June 3, 2010
Events & Sponsorships
A Shared Wrong View
In his book The Age of the Unthinkable, Joshua
Cooper Ramo notes an observation by a Nobel Prize
winner that "big science"—multibillion-dollar
programs—almost never produce meaningful
discoveries. The notion is that scientists accept
a "common picture" of how things bind together, which
the author characterizes as a "shared wrong view" or
more simply, a delusion. One of my Nolan senior
executives has long classified this phenomenon in
financial services as "honest wrong beliefs." It is a
tricky area to consult clients on since discovery must
be absolutely documented and quantified to be
For example, many senior executive teams believe
that their branch networks are the backbone and key
interface with their customers, but many banks are
selling more than 50% of their retail and small
business new products through alternative channels
at a lower cost. Some management teams still
believe that human interface and attention is what
their customers want. In fact, 70-80% of inquiries are
either electronic or Web-based. With the advent of
mobile banking, we see the percentage increasing in
the near future. Excellence in banking does not need
to be about more human interaction with the
customer; it needs to be about making the service
(human or electronic) easier and more convenient.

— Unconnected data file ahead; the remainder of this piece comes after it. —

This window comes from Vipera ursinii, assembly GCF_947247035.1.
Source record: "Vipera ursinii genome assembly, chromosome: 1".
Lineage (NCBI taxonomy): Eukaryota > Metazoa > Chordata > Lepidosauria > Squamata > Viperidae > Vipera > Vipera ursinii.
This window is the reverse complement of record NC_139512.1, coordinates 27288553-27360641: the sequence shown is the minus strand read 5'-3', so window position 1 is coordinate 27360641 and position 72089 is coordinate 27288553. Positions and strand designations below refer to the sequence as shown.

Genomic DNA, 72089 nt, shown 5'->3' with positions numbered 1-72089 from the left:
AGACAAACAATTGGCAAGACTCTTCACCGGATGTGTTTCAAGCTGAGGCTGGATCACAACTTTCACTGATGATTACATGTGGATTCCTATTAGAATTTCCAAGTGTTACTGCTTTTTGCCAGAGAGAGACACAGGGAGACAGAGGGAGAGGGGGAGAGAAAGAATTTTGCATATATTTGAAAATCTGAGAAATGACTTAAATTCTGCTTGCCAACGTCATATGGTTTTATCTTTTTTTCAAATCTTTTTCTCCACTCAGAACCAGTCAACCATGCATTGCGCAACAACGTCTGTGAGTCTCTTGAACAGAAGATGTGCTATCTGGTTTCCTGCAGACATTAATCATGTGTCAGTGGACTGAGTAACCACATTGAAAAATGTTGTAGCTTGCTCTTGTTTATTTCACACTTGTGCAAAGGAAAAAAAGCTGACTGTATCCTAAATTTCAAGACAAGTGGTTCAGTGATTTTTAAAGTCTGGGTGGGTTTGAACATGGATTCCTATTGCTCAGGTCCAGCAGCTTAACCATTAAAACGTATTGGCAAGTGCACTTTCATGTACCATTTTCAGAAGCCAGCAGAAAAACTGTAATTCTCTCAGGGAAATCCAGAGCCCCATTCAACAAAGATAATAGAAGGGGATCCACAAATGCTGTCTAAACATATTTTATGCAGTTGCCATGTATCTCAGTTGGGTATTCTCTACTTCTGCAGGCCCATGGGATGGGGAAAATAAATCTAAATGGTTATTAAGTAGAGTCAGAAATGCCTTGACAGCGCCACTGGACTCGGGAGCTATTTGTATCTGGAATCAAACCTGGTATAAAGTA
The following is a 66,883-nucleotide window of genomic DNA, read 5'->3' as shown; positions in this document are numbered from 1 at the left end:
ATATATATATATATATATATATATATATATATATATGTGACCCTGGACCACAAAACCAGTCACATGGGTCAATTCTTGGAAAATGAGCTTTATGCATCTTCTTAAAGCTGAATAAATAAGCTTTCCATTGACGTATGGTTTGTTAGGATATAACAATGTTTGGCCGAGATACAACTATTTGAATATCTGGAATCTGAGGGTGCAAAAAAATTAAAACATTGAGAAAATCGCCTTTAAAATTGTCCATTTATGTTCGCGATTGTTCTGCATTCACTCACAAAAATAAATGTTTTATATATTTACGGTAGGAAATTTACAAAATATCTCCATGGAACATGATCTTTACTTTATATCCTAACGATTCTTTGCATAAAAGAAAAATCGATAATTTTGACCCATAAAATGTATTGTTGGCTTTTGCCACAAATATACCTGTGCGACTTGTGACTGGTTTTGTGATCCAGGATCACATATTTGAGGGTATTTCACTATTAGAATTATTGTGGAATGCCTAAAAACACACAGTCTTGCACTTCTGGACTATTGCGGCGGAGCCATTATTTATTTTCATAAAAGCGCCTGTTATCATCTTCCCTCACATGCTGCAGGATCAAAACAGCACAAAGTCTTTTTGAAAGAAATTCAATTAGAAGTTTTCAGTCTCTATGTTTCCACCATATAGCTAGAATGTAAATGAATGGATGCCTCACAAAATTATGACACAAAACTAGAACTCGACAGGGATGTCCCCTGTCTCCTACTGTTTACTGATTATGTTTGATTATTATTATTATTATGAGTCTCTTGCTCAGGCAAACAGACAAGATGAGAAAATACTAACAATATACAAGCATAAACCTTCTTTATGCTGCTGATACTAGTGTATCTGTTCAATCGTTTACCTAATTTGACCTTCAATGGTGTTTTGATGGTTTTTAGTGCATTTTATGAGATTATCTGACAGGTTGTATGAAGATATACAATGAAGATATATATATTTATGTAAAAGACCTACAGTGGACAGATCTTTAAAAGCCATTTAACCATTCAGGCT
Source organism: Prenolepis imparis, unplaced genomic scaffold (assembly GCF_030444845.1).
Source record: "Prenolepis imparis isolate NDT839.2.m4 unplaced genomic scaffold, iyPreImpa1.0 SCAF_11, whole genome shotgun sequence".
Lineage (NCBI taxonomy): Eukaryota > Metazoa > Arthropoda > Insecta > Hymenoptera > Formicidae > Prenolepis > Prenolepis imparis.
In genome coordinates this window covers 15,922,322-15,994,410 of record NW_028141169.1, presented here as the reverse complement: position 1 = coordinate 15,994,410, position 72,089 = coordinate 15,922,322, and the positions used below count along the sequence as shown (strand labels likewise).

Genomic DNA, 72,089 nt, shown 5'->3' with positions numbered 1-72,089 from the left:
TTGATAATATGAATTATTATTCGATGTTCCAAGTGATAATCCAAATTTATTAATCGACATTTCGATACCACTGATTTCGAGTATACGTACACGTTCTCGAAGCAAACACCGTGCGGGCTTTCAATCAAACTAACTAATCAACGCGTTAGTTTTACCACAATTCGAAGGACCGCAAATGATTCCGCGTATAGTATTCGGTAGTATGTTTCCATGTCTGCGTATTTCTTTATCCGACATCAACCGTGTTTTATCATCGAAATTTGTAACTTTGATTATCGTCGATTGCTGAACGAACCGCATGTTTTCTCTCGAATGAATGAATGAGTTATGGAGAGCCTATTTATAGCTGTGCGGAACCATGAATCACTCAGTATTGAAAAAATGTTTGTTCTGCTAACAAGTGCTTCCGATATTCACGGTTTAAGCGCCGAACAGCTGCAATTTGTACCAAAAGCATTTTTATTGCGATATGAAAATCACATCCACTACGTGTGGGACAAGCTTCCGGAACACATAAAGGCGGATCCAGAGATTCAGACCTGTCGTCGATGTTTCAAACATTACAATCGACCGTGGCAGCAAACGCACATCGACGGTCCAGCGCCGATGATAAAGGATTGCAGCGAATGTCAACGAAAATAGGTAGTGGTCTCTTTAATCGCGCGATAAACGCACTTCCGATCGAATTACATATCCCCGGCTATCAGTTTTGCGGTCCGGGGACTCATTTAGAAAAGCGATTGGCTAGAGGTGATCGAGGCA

Another area where there is a possible common
wrong belief is on cross-sell ratios. Many marketing
executives focus on this as an area of improvement
and, if designed effectively, it may be a good area for
revenue growth and anchoring valued customers. The
fact is, there is evidence that, in many banks'
unprofitable customer segments, the number
of products per customer is as high as or higher than
that of the most profitable customer segments.
This leads us to believe that a purely sales focus may
lead to higher cost when incentives are included for
those campaigns if not properly targeted at
break-even customers who will become profitable
new product or service.
There are honest wrong beliefs in nearly every
company that limit organizations from realizing true
profit potential. Why else would banks in the same
market with similar products and the same labor
pools have wide gaps in profitability? There is no
crime in having strong beliefs, only in limiting your
search for breakthroughs based on those views.
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